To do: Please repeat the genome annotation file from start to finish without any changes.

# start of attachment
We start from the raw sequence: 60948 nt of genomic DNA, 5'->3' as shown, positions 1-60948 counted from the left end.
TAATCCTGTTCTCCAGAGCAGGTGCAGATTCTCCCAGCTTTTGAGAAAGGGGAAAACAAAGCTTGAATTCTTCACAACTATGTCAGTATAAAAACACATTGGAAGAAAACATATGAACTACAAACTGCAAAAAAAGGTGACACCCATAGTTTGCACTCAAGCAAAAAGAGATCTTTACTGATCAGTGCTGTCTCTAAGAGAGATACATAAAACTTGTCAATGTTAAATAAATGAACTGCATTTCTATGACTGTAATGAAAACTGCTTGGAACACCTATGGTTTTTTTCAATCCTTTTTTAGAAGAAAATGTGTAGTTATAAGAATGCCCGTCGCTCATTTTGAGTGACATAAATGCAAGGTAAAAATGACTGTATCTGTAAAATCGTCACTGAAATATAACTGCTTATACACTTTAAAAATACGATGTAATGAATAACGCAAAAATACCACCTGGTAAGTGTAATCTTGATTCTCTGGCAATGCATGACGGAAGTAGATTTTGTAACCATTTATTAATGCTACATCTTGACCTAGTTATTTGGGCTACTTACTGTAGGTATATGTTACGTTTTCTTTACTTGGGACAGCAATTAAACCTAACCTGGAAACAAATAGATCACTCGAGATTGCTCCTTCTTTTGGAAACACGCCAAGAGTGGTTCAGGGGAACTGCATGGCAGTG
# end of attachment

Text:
We start from the raw sequence: 60948 nt of genomic DNA, 5'->3' as shown, positions 1-60948 counted from the left end.
TAATCCTGTTCTCCAGAGCAGGTGCAGATTCTCCCAGCTTTTGAGAAAGGGGAAAACAAAGCTTGAATTCTTCACAACTATGTCAGTATAAAAACACATTGGAAGAAAACATATGAACTACAAACTGCAAAAAAAGGTGACACCCATAGTTTGCACTCAAGCAAAAAGAGATCTTTACTGATCAGTGCTGTCTCTAAGAGAGATACATAAAACTTGTCAATGTTAAATAAATGAACTGCATTTCTATGACTGTAATGAAAACTGCTTGGAACACCTATGGTTTTTTTCAATCCTTTTTTAGAAGAAAATGTGTAGTTATAAGAATGCCCGTCGCTCATTTTGAGTGACATAAATGCAAGGTAAAAATGACTGTATCTGTAAAATCGTCACTGAAATATAACTGCTTATACACTTTAAAAATACGATGTAATGAATAACGCAAAAATACCACCTGGTAAGTGTAATCTTGATTCTCTGGCAATGCATGACGGAAGTAGATTTTGTAACCATTTATTAATGCTACATCTTGACCTAGTTATTTGGGCTACTTACTGTAGGTATATGTTACGTTTTCTTTACTTGGGACAGCAATTAAACCTAACCTGGAAACAAATAGATCACTCGAGATTGCTCCTTCTTTTGGAAACACGCCAAGAGTGGTTCAGGGGAACTGCATGGCAGTG